Nitrate Race

Synthesis of an article written by Mr. Enrique Bunster, prepared by
Rear-Admiral Roberto Benavente, President of the Chilean Section A.I.C.H.

The development of merchant shipping lines served by fleets of long range sailing ships originated in the Nineteenth Century until mid-Twentieth Century, from the need to reach distant countries in search of raw materials which in Europe were becoming scarce or were not produced. They made history where merchant navigation was concerned and played an important role in worldwide maritime tradition. These were the tea race to India and China, the wheat race to Australia, the coffee race to Brazil and the nitrate race to Peru and Chile. The incorporation of steam and the opening of the Panama Canal – as well as the two World Wars – swept their ornamental beauty from the oceans and did away with an incentive to the spirit of adventure which can never be replaced.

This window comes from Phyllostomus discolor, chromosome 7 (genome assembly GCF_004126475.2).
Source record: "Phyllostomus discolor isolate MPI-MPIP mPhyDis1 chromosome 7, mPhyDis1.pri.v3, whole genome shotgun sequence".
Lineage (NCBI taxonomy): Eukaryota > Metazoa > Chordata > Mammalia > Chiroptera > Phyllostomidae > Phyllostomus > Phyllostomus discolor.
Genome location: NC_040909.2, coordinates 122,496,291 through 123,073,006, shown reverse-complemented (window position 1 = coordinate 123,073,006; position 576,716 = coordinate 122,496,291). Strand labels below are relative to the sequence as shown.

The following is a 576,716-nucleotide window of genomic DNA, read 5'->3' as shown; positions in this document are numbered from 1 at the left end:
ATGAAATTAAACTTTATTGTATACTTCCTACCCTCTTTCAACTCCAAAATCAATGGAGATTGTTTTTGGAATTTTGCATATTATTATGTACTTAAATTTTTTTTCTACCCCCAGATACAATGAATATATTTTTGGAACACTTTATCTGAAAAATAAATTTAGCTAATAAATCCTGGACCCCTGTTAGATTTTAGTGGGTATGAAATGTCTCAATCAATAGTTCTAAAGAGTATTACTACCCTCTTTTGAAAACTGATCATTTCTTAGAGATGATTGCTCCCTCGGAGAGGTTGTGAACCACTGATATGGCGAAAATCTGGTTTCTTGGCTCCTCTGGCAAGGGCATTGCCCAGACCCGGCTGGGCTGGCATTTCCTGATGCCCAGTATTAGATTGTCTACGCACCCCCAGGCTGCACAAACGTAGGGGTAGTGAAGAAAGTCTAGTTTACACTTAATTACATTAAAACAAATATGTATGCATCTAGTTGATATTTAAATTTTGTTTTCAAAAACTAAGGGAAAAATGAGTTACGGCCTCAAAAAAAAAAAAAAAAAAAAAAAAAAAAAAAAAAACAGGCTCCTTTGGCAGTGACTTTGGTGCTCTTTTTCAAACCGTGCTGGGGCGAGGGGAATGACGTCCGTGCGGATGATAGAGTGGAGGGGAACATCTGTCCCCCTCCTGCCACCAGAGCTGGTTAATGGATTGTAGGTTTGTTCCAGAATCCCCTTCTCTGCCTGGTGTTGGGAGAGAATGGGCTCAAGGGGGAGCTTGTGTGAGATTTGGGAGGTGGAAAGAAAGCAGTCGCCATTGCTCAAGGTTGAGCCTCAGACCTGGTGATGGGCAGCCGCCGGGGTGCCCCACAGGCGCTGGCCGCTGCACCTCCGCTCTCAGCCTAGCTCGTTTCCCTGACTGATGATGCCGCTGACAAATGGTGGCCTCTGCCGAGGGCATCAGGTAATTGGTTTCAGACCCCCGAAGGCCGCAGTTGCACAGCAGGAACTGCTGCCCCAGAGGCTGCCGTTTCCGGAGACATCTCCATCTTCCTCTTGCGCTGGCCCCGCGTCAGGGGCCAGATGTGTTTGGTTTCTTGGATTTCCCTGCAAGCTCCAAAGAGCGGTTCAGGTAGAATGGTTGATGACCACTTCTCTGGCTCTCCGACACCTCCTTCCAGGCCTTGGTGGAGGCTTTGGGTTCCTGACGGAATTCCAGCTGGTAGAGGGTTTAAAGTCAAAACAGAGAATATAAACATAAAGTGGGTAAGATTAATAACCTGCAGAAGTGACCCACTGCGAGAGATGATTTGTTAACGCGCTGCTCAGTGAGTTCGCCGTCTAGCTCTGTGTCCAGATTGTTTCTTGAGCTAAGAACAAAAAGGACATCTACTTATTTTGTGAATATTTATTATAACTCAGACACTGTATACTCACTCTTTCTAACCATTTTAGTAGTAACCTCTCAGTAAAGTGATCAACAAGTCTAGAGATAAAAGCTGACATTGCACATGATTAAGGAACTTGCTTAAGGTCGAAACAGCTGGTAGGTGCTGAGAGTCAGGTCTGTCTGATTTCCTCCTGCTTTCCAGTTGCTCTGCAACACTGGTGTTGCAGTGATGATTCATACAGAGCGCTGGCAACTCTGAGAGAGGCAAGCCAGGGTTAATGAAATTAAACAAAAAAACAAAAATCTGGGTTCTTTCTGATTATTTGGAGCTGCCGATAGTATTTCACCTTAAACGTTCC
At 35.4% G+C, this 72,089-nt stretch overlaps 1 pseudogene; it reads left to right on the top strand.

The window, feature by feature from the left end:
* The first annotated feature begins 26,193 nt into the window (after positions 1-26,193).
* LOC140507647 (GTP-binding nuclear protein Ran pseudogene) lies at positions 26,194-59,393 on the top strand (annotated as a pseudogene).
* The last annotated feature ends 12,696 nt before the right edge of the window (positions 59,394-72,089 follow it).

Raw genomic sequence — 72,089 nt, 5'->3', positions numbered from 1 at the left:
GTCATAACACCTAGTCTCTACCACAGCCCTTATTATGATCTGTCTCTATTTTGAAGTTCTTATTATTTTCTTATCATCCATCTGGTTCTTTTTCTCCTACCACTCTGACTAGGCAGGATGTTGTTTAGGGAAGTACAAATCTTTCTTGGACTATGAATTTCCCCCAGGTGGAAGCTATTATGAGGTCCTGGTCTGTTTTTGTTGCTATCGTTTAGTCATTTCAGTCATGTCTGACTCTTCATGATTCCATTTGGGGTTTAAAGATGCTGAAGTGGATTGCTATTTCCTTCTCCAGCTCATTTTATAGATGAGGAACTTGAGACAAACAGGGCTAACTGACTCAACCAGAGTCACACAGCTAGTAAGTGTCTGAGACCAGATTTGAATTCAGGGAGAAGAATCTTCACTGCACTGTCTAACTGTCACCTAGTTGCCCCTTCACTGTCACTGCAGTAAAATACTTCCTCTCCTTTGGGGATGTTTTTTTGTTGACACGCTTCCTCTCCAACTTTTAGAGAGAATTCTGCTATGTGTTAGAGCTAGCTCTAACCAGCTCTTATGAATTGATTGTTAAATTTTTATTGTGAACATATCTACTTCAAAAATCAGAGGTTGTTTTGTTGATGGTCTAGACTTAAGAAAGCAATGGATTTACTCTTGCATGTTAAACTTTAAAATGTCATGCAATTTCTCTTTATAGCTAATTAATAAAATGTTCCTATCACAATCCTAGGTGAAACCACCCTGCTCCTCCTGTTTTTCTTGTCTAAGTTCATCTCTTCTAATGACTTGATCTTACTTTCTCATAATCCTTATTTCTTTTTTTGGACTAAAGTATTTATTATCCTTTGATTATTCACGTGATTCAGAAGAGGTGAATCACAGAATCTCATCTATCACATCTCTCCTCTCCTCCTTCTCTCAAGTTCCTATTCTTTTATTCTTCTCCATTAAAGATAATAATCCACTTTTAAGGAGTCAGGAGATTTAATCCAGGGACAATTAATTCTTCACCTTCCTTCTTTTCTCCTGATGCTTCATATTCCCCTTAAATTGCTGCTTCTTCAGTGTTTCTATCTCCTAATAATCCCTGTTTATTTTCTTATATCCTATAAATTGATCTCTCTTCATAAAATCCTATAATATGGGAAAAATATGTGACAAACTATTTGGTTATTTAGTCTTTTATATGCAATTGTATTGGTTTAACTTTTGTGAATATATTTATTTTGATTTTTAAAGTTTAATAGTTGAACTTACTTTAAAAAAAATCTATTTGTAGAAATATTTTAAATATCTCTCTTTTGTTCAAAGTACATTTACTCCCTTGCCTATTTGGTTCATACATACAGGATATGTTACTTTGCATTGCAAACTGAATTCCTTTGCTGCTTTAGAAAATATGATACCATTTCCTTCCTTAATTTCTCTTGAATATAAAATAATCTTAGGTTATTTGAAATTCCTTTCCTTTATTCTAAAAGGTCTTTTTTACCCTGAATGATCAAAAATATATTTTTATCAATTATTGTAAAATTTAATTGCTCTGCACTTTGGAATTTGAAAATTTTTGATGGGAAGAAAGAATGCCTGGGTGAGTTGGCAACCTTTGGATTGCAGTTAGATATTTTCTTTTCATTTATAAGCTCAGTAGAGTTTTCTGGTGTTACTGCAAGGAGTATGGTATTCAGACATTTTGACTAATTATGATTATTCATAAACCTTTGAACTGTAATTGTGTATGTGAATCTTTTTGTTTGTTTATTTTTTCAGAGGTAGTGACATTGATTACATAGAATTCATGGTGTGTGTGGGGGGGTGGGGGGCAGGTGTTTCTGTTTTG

From many points of view, the nitrate race was the most characteristic. Its ships not only had to cover an immense distance – a 14,000 mile round trip – but also had to face the most difficult seas and the most dangerous passage of all the routes: the rounding of Cape Horn.

At one specific moment in Iquique, Chile, there were 60 ships loading nitrate, which allows us to affirm that this race acquired gigantic proportions. It had a kind of original folklore and a typical jargon. The first load of unprocessed bulk nitrate was shipped to England in 1820, but found no market and was therefore jettisoned in Liverpool. Ten years later a Chilean industrialist, Santiago de Zavala, chartered out his brigantine INTREPID to France with processed nitrate, a product which became sought after due to its recognized qualities to improve agricultural soil and produce explosives.